Whenever he comes to speak at the University – and as one of our local MPs he’s a frequent visitor – Ken Clarke always packs the room out. Students always turn up in droves to hear him speak, despite the fact that it’s now over a decade since he was in government, when most of them were still at junior school.
In this podcast, recorded just after a recent visit to the University, he talks about the state of Parliament and his hopes for reform. The current parliament, he says, has ‘disgraced itself’; in fact he claims it hasn’t really returned properly since the Christmas break, shell-shocked MPs just staying away and waiting for the election to end their collective suffering.
He’s hopeful about the prospects for reform under an incoming Conservative government, as you’d expect. But he notes two things that might make reform less likely.
The first is all those new MPs. As also previously argued on this blog, Clarke argues that the large influx of new MPs could be ‘somewhat compliant’, more easily controlled by the whips, and those who are keen on reform can ‘get the wrong end of the stick’. He worries they could ‘take us a step backwards’.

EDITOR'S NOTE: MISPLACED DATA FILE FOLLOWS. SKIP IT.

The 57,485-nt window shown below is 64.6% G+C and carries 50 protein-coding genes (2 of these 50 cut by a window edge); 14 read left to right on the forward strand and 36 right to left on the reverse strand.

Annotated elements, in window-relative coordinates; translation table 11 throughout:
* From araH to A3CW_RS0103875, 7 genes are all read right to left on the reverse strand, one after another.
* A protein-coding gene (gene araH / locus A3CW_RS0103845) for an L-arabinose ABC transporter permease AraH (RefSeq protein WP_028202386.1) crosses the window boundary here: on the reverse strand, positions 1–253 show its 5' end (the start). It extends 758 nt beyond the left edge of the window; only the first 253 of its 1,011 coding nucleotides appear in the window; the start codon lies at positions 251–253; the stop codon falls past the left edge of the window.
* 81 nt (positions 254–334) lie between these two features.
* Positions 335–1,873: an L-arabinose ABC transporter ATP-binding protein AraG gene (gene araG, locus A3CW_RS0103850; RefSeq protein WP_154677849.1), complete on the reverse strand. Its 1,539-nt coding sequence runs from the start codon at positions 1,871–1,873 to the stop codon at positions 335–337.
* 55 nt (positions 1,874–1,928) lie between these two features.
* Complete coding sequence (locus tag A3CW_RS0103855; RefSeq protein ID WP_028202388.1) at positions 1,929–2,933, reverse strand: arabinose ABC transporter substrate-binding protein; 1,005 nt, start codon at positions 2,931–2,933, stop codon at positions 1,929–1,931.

He also fears that David Cameron will face ‘all the usual pressures’ to retain executive power. Clarke says that he will stress that a Cameron government will make fewer mistakes if it is properly accountable, and he is hopeful that Cameron will heed his warning.
At this point, those of us who study Parliament experience a bout of déjà vu. For when Labour came to power in 1997, Ann Taylor had made similar pledges about what an incoming government would do to reform the Commons. ‘Awkward though it may appear to a few on our side’, she argued, ‘a more accountable government is a better government’. Yet whilst Labour certainly carried out significant reform of the Commons, it was much harder to identify reforms that had actually strengthened the power of the institution. Too many of the ‘modernisation’ reforms were cosmetic, or for the convenience of government or Members, and significant forces in the government resisted attempts to beef up the Commons. It was only when Robin Cook became leader of the House in 2001 that attention shifted to trying to strengthen the Commons, and even a politician as skilful as Cook often failed to get his way.
Professor Philip Cowley